Thursday, June 30, 2005

Podcasting is Mainstream

Well, it must be if Apple iTunes introduces a service to download any of 3000 podcasts, subject divided into 20 categories, to your iPod. Jenny blogged about this at the Shifted Librarian yesterday.

From the ad email I received:
The biggest thing in radio isn't on the radio. Podcasting makes it possible to hear thousands of free shows covering music, sports, politics, comedy, health, science, and just about anything imaginable. Best of all, you can enjoy podcasts whenever you want, on your computer or iPod.

Apple is offering this as a free subscription service so that you'll automagically get new podcasts for the ones you selected.

For sure, when you look at the names of the entities/people podcasting (ABC News, ESPN, WGBH, Disney, CBC Radio in Canada), the conclusion is that, very very quickly, many mainstream organizations have seen the value in this simple way to get messages out to people interested in hearing these messages. And of course, there are loads of not-so-mainstream podcasts.

In Jenny's post, she commented that she's not sure librarians have time to create podcasts. Maybe they don't but podcasting seems to me to be a no-brainer for libraries.

Here's a few things I think would make for useful podcasts for libraries, both academic and public: "how to" for all sorts of things such as renewing books, getting a library card, upcoming events, story of the week, interesting history fact of the week, news from the library, "did you know?" stories, any library information for people with low vision, any library information in languages other than English, anything at all that gives a human voice to the library! And I'd find staff members, regardless of their titles who wanted to be involved in podcasting and let them do it--they'd make the time to podcast.

Any readers know of libraries podcasting? Let us know!

Addendum at noon: I deleted this sentence "Like iTunes, the cost is 99 cents. Yep, people are paying for these little bits of atomized content." because an astute commenter asked why I thought there was a cost. Incomplete ferreting, Chad. I hovered over the images on the directory page and saw "99 cents" so made the incorrect leap that there was a cost. Thanks for pointing that out.

And I had a thought...I wonder if reading a published story as a podcast would violate copyright? Perhaps, as it is a public performance. Anyone know?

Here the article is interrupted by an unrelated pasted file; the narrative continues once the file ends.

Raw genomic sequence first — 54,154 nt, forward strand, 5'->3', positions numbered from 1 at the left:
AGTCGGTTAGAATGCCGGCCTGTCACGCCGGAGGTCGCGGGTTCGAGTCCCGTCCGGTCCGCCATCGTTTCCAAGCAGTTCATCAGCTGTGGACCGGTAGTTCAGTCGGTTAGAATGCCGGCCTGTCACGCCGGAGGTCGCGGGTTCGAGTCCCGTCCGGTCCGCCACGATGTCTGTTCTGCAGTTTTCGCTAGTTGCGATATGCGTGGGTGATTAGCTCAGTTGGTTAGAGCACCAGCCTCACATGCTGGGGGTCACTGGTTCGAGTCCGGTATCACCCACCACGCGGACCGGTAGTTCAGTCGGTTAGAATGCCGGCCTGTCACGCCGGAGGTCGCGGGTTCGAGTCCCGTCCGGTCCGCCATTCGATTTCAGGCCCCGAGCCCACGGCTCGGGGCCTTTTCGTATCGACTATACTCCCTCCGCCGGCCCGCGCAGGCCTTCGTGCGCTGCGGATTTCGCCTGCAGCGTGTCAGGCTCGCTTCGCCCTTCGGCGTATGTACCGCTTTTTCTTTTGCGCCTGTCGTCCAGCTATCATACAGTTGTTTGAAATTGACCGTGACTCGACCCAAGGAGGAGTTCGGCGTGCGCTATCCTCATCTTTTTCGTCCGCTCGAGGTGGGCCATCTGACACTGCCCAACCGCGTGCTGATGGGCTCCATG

Chad Haefele said...

just curious, where do you see podcasts that cost money? All the ones I've run across and subscribed to in iTunes so far have been free.

David said...

We've been podcasting at the Decatur Campus of Georgia Perimeter College since February. We started out doing the casts around every 2 weeks or so on our regular library blog. But now we are doing a longer monthly-ish show with CC licensed music between the segments. This podcast is called Listen Up! and has its own blog. We talk about library news, events, book recommendations etc.

It is a little time consuming to produce podcasts, but it is a great way to make content available in a new and different way. I like doing the longer format but short - 5 minute or whatever - weekly-ish casts would be a great way to get your message out too. Podcasting isn't the right tool for every library in every situation but it is definitely worth pondering. There's probably someone in most libraries who has an interest in audio or has done time as a DJ on college or community radio. Tapping into these skills could be a great way to market your library!

aaron schmidt said...

The Thomas Ford Memorial Library has Teen Audio Reviews on its website. Since the site it blog-based, the posts are podcasts by default.

This is in beta (i.e. not available from the TFML website anywhere). Subscribe to the TFML Teen Audio Review RSS feed and something will pop up one of these days.

here's a blurb on about it